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"You Cannot Leave!": Majid Jordan Describe Their Experiences at Drake's Factory-Style Songwriting Camps

"It was like a studio camp almost, there were tents in there – literally tents. I slept in a tent in the studio".

Oh, boy. At this point, we could enter into another in-depth discussion about Drake's use of ghostwriters, and what it means for his creative output, but it feels like we're beyond that now. Meek Mill's exposé – where he revealed some of the biggest tracks from Drake's 2015 mixtape/album/thing had been composed by the ghostwriter Quentin Miller – enlightened the public-en-masse to hip-hop's inner-circle of ghostwriters, but the fact of the matter is that that's always been the case.

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Whether it's Kanye and Consequence, Ice Cube supposedly writing a lot of NWA's biggest hits, or that infamous (and incorrectly reported) story about Nas ghostwriting Will Smith's "Gettin' Jiggy Wit It", rappers have always collaborated with other rappers to create the best end product possible. That's just how it works – look at the credits to your favourite album.

What we haven't heard much about, though, is the conditions these collaborators, ghostwriters, or producers can be subjected to – which is exactly what makes this recent Hot 97 interview with Majid Jordan so interesting. In it, the songwriting/producing duo detail how they were brought to OVO's studio in 2013, right as sessions for Nothing Was The Same were beginning. They would work on songs over and over again, until something clicked. Oh, and they slept in a tent.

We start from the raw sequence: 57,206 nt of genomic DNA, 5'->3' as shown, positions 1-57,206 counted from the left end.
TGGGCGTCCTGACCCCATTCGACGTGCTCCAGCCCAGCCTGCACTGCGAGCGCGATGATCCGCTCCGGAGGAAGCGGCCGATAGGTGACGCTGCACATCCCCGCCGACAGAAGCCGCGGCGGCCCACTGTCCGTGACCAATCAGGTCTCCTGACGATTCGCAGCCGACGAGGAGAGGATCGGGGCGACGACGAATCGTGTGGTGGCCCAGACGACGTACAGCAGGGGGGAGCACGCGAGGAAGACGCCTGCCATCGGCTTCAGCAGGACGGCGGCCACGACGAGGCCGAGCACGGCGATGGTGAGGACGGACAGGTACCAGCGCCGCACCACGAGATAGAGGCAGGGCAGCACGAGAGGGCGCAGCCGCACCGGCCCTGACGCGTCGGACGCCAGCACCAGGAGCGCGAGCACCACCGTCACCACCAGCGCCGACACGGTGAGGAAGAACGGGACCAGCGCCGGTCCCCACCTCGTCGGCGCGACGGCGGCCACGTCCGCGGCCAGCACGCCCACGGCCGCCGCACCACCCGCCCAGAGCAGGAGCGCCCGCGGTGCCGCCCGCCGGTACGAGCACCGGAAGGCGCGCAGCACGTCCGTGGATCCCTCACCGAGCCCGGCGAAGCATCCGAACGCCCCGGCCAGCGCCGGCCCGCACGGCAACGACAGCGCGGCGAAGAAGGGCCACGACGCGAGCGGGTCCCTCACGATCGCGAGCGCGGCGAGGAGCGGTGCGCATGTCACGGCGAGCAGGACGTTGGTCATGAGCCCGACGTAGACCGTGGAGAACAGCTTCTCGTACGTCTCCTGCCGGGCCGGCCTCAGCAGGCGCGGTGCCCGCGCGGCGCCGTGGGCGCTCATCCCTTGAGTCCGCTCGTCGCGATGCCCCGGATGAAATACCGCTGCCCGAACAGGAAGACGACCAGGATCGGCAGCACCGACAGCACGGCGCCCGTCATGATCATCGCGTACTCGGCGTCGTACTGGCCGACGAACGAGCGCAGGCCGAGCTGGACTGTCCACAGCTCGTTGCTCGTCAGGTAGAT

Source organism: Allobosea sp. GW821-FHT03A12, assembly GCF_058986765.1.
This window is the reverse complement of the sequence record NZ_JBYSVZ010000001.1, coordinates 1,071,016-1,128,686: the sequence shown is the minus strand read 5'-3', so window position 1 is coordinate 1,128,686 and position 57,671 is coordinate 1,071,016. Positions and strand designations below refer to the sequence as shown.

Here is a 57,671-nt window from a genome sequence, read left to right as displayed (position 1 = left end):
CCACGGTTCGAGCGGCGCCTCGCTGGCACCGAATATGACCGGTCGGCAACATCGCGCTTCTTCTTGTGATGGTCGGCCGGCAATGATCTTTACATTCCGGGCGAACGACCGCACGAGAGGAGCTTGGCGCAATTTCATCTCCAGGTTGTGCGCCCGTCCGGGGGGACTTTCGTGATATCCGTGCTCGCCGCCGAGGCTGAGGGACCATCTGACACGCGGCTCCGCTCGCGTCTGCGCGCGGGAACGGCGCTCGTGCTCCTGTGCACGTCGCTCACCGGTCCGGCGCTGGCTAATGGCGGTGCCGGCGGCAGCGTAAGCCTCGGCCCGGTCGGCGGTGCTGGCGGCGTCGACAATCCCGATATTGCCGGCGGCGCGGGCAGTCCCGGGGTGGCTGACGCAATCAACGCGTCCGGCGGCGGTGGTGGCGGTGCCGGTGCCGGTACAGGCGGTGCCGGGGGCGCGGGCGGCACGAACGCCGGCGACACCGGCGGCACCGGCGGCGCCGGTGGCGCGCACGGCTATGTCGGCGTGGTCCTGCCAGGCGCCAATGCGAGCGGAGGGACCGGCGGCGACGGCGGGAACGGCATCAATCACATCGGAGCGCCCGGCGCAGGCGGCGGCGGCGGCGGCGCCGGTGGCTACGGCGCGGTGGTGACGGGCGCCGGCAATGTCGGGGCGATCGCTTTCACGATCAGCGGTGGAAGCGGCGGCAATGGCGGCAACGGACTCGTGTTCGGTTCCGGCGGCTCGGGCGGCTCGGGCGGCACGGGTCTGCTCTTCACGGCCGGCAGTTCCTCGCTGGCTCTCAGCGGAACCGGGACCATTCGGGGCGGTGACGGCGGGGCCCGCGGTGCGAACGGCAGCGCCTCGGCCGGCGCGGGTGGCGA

"They basically put us in the studio, it was like a studio camp almost, there were tents in there – 'make beats! stay in the dungeon! You cannot leave! You can't tell anyone you're working on this project!' Literally tents… real tents in the vocal booths, everything. I slept in a tent in the studio".

Given his riches, you would think that Drake would set his songwriters up with something a little more lavish than a canvas and polyster coffin, but there it is. The OVO songwriting camp is a literal camp. For what it's worth, though, Majid Jordan eventually ended up writing "Hold On, We're Going Home" for Drake – which they recieved a feature credit on, arguably launching the duo's career. So, maybe worth camping out for.

"We put it on a USB for Drake to drive home to one night. He drove home, we showed up the next day, and he had tracked it. 40's sitting there with his arms up in the studio and he's like, 'We got it, we've got the single, we did it'".

Watch the interview below. Or skip to 4:13 to hear the bit about tents.